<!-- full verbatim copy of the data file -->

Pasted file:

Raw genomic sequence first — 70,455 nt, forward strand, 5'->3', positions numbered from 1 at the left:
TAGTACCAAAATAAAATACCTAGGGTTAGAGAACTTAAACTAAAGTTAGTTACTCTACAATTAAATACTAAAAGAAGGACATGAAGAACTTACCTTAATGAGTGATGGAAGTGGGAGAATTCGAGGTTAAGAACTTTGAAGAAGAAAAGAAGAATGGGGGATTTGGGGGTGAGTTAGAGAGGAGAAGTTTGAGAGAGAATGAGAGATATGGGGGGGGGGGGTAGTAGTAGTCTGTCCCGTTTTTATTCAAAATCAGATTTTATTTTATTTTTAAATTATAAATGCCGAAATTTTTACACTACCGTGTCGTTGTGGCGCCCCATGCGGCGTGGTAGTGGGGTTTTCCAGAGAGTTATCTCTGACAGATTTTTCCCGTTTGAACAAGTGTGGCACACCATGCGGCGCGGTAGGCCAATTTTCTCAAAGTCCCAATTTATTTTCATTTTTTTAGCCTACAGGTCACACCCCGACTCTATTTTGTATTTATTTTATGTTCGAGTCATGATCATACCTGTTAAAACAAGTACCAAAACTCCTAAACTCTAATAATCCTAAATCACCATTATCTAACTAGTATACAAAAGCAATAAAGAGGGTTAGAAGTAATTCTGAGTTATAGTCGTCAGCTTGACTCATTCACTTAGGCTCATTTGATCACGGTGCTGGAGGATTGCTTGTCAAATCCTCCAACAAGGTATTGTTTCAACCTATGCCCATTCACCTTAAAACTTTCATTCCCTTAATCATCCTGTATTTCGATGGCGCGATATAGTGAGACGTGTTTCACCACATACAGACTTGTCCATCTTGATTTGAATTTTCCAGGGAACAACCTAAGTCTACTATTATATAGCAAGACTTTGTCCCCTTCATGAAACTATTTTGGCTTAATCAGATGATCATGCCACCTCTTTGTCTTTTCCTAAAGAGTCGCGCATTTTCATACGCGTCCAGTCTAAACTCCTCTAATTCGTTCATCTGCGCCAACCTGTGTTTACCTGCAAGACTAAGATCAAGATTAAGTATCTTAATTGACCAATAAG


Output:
Raw genomic sequence first — 70,455 nt, forward strand, 5'->3', positions numbered from 1 at the left:
TAGTACCAAAATAAAATACCTAGGGTTAGAGAACTTAAACTAAAGTTAGTTACTCTACAATTAAATACTAAAAGAAGGACATGAAGAACTTACCTTAATGAGTGATGGAAGTGGGAGAATTCGAGGTTAAGAACTTTGAAGAAGAAAAGAAGAATGGGGGATTTGGGGGTGAGTTAGAGAGGAGAAGTTTGAGAGAGAATGAGAGATATGGGGGGGGGGGGTAGTAGTAGTCTGTCCCGTTTTTATTCAAAATCAGATTTTATTTTATTTTTAAATTATAAATGCCGAAATTTTTACACTACCGTGTCGTTGTGGCGCCCCATGCGGCGTGGTAGTGGGGTTTTCCAGAGAGTTATCTCTGACAGATTTTTCCCGTTTGAACAAGTGTGGCACACCATGCGGCGCGGTAGGCCAATTTTCTCAAAGTCCCAATTTATTTTCATTTTTTTAGCCTACAGGTCACACCCCGACTCTATTTTGTATTTATTTTATGTTCGAGTCATGATCATACCTGTTAAAACAAGTACCAAAACTCCTAAACTCTAATAATCCTAAATCACCATTATCTAACTAGTATACAAAAGCAATAAAGAGGGTTAGAAGTAATTCTGAGTTATAGTCGTCAGCTTGACTCATTCACTTAGGCTCATTTGATCACGGTGCTGGAGGATTGCTTGTCAAATCCTCCAACAAGGTATTGTTTCAACCTATGCCCATTCACCTTAAAACTTTCATTCCCTTAATCATCCTGTATTTCGATGGCGCGATATAGTGAGACGTGTTTCACCACATACAGACTTGTCCATCTTGATTTGAATTTTCCAGGGAACAACCTAAGTCTACTATTATATAGCAAGACTTTGTCCCCTTCATGAAACTATTTTGGCTTAATCAGATGATCATGCCACCTCTTTGTCTTTTCCTAAAGAGTCGCGCATTTTCATACGCGTCCAGTCTAAACTCCTCTAATTCGTTCATCTGCGCCAACCTGTGTTTACCTGCAAGACTAAGATCAAGATTAAGTATCTTAATTGACCAATAAG